The agreement was negotiated by Alfred Tucker, Bishop of Uganda,[5] and signed, among others, by Katikiro Apollo Kagwa of Buganda on behalf of the Kabaka (Daudi Cwa II), who was still a child at the time, and Sir Harry Johnston on behalf of the British colonial government. 20. During the first two years following the signing of this Agreement, the Kingdom of Uganda shall not pay to the Ugandan Administration an amount of internal taxes equal to half of the amount due in relation to the number of inhabitants; or if he does not pay at any time without valid reason or excuse, the above minimum level of taxation due in relation to the population; or should the Kabaka, the chiefs or the People of Uganda at all times pursue a clearly unfair policy towards the British protectorate; Her Majesty`s Government shall no longer feel bound by the terms of this Agreement. On the other hand, if the revenue from the hut and arms tax exceeds two years with a total value of £45,000 per year, the Kabaka and county chiefs have the right to apply to His Majesty`s Government for an increase in the subsidy for the Kabaka and scholarships for local ministers and chiefs. This increase is proportional to the increase in Aboriginal tax revenues. The agreement stipulated that the Kabaka were to exercise direct domination over the buganda natives, who administered justice through the Lukiiko and its officials. [6] He also cemented the power of the bakungu clientele chiefs, largely Protestant, led by Kagwa. The British sent only a few officials to administer the country and relied mainly on the Bakungu chiefs. For decades, they were favored for their political skills, Christianity, friendly relations with the British, ability to raise taxes, and Entebbe`s proximity to the Ugandan capital. In the 1920s, British administrators were more confident and had less need for military or administrative support.

[4] Unlike the treaties of 1893 and 1894, the Uganda Agreement of 1900 contained clear boundaries of the Ugandan kingdom, a land ownership system, and a fiscal policy. [3] Article 6 dealt with Kabaka`s payments to the chief of Sazza. This was a new development in the Ganda administration. The three regents were entitled to $400 a year until the young king woke up. Kabaka is expected to receive $400 a year, Sazza chiefs $200, three state officials – prime minister, chief justice and treasurer – $300 each, while Namasole (Chwa`s mother) is expected to receive $50. It was an annual cottage tax and the firearms tax. The signing in 1900 took place after years of negotiations under the leadership of Bishop Alfred Tucker. It is not surprising that the Anglican Church, under the aegis of the Church`s Missionary Society, took the lion`s share of the new government after the signing of the agreement. The agreement had three sections: power-sharing, the public financial system, and the country.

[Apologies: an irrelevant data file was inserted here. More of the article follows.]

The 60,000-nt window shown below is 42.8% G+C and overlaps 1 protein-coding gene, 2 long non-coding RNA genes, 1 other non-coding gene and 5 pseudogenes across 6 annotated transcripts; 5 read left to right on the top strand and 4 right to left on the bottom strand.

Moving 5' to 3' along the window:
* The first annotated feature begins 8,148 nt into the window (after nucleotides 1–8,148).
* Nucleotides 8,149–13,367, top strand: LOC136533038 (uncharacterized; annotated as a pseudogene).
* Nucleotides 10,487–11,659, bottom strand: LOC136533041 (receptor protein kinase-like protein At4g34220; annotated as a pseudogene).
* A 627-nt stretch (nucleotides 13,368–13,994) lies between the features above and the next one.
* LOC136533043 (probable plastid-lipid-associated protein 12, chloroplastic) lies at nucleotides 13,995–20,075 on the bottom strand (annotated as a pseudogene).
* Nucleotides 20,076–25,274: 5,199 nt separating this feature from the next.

But there were difficulties because Kabaka Chwa was just a miner who was not involved in the negotiations. The Uganda Agreement (or the Treaty of Mengo) of March 1900 formalized relations between the Kingdom of Uganda and the British Protectorate of Uganda. [1] It was amended by the Buganda Agreement of 1955 and the Buganda Agreement of 1961. The Kingdom of Uganda is subject to the same customs regulations, portage regulations, etc., which can be introduced with His Majesty`s consent for the Protectorate of Uganda in general, which in a sense can be called external taxation, but the indigenous peoples of the province of Uganda cannot be subject to any national tax other than the hut tax without the consent of the Kabaka. who is guided in this matter by the majority of the votes of his home counsel. As for the allocation of the 8,000 square miles among the 1,000 private landowners, this will be a matter that will have to be left to the decision of the Lukiko, with an appeal to the Kabaka. The Lukiko is authorized to decide on the validity of claims, the number of applicants and the amount of land granted, provided that the total amount of land so allocated to chiefs and granted to indigenous landowners of the land cannot exceed 8,000 square miles. .